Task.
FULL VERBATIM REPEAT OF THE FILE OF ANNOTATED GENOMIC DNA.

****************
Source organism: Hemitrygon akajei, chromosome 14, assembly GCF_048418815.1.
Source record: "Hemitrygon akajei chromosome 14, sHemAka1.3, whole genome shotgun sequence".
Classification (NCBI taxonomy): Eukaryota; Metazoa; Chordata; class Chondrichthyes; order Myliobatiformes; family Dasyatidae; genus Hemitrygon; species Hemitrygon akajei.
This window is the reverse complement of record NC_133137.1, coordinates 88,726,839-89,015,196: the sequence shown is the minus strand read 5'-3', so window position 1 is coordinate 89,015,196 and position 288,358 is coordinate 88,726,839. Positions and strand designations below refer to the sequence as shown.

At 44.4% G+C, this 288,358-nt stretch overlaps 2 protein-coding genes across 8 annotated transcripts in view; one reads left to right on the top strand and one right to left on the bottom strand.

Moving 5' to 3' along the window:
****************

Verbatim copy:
Source organism: Hemitrygon akajei, chromosome 14, assembly GCF_048418815.1.
Source record: "Hemitrygon akajei chromosome 14, sHemAka1.3, whole genome shotgun sequence".
Classification (NCBI taxonomy): Eukaryota; Metazoa; Chordata; class Chondrichthyes; order Myliobatiformes; family Dasyatidae; genus Hemitrygon; species Hemitrygon akajei.
This window is the reverse complement of record NC_133137.1, coordinates 88,726,839-89,015,196: the sequence shown is the minus strand read 5'-3', so window position 1 is coordinate 89,015,196 and position 288,358 is coordinate 88,726,839. Positions and strand designations below refer to the sequence as shown.

At 44.4% G+C, this 288,358-nt stretch overlaps 2 protein-coding genes across 8 annotated transcripts in view; one reads left to right on the top strand and one right to left on the bottom strand.

Moving 5' to 3' along the window: